This is an important differential diagnosis to make. Viral conjunctivitis is highly contagious so a patient with this condition needs to be advised of this in order to protect other family members and acquaintances. Also, a practitioner examining a patient with viral conjunctivitis needs to take precautions in order not to become infected themselves or spread the infection to other patients.
Typical signs and symptoms of allergic conjunctivitis (see figure) include:
- Redness in both eyes.
- Itching and burning of both the eye and surrounding tissues.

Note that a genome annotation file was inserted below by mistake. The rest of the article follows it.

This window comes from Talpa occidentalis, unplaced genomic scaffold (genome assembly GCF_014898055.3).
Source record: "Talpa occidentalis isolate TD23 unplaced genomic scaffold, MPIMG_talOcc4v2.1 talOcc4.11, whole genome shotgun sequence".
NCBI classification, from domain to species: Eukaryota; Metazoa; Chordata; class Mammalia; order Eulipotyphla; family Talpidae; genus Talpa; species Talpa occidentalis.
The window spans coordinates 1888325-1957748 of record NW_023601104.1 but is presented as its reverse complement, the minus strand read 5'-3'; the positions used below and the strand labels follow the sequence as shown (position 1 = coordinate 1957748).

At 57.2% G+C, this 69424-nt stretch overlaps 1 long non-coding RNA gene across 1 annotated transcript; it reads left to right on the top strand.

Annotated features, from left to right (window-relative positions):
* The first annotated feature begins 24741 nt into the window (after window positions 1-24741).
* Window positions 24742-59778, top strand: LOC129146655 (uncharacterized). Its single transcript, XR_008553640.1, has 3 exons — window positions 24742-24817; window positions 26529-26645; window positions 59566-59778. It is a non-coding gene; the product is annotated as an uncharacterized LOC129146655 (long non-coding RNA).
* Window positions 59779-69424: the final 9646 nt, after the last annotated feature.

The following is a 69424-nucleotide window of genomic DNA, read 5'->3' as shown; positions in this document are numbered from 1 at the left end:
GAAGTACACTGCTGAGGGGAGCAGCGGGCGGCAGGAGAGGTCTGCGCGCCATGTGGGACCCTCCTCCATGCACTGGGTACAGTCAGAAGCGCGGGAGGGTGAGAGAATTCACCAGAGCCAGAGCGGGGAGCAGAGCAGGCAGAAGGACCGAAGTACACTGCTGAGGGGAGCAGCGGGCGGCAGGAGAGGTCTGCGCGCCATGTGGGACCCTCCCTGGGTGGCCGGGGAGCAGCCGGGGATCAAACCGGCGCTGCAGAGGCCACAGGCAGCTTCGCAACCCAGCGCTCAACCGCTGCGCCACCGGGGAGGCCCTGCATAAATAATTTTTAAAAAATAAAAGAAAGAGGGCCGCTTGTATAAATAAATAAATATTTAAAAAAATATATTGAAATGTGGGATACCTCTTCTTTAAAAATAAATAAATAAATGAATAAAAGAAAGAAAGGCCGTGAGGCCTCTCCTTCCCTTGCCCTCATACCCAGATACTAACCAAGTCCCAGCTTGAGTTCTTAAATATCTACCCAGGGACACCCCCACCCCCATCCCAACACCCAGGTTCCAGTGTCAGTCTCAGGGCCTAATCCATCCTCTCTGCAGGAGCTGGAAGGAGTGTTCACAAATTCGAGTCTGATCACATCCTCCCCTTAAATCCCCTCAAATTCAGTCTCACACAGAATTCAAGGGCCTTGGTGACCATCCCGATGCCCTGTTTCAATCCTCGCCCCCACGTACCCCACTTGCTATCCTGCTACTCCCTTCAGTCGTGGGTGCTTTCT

- Watery discharge, often accompanied by acute discomfort in bright sunlight light (photophobia).
- The conjunctiva itself may become very swollen and look light purple, and this may interfere with clarity of vision.
- Eyelids may be affected by an allergic reaction, causing the lids to become swollen with drooping of the eyelid.
Typical signs and symptoms of viral conjunctivitis (see figure) include:
- Redness in one eye quickly spreading to the other.
- Watery discharge.
- Ocular irritation.
- Symptoms and signs usually begin in one eye and spread rapidly to the other.
- Follicles may be present on the palpebral conjunctiva.
- A preauricular lymph node is often enlarged and painful.
- In severe cases photophobia and foreign body sensation.
It is important to note that blurred vision or corneal haze requires urgent referral to an ophthalmologist for both conditions.
The key difference is the itch in allergic conjunctivitis.